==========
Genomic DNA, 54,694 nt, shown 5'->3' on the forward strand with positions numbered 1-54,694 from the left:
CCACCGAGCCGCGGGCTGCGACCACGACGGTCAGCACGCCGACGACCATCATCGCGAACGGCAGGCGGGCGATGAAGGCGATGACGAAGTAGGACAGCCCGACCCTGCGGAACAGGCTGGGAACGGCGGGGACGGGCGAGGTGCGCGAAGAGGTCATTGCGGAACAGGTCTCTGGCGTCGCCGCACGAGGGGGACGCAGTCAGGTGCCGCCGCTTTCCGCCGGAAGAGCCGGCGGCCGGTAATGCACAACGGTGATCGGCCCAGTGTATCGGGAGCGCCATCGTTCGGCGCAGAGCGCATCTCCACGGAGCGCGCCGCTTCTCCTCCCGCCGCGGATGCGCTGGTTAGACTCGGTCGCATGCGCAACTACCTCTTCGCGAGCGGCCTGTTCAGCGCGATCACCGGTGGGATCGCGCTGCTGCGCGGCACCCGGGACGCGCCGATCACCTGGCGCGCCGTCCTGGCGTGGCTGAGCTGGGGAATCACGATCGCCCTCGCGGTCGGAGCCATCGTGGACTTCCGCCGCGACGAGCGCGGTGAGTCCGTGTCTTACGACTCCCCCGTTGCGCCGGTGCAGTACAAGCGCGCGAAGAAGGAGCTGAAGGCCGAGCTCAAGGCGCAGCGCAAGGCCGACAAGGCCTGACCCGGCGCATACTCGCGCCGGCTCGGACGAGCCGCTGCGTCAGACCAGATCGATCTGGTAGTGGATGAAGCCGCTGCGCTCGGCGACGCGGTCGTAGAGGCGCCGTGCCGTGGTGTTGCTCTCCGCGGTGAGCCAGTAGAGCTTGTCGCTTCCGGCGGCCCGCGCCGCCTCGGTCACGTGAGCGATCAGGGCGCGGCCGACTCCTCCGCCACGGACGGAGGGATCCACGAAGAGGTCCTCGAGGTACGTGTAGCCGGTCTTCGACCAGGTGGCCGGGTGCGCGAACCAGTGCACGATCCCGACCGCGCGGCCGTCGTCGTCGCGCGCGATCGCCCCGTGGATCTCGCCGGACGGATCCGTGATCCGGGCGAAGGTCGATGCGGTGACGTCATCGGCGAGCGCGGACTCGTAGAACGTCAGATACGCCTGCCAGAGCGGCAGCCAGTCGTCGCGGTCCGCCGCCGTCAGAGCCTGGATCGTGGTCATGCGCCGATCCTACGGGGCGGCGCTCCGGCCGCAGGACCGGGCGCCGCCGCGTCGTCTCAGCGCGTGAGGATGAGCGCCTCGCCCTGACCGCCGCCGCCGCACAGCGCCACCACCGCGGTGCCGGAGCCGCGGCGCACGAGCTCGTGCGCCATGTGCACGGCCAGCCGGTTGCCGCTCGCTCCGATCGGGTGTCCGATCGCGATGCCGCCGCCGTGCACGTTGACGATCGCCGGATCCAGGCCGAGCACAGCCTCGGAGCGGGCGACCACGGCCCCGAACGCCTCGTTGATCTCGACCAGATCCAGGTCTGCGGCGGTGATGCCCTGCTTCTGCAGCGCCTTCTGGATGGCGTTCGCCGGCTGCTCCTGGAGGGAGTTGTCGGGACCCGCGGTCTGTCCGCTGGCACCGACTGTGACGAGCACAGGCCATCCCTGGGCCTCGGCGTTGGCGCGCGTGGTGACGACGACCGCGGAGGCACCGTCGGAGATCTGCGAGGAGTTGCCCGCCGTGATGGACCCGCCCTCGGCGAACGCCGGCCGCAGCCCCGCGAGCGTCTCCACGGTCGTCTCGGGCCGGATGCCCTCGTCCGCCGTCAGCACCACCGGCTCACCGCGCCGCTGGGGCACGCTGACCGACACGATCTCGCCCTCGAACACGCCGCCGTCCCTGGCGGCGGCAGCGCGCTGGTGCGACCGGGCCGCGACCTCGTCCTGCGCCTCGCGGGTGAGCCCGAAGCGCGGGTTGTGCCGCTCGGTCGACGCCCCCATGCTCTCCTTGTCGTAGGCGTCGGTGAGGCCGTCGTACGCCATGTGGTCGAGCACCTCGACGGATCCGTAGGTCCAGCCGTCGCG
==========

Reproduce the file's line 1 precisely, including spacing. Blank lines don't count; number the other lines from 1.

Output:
Genomic DNA, 54,694 nt, shown 5'->3' on the forward strand with positions numbered 1-54,694 from the left: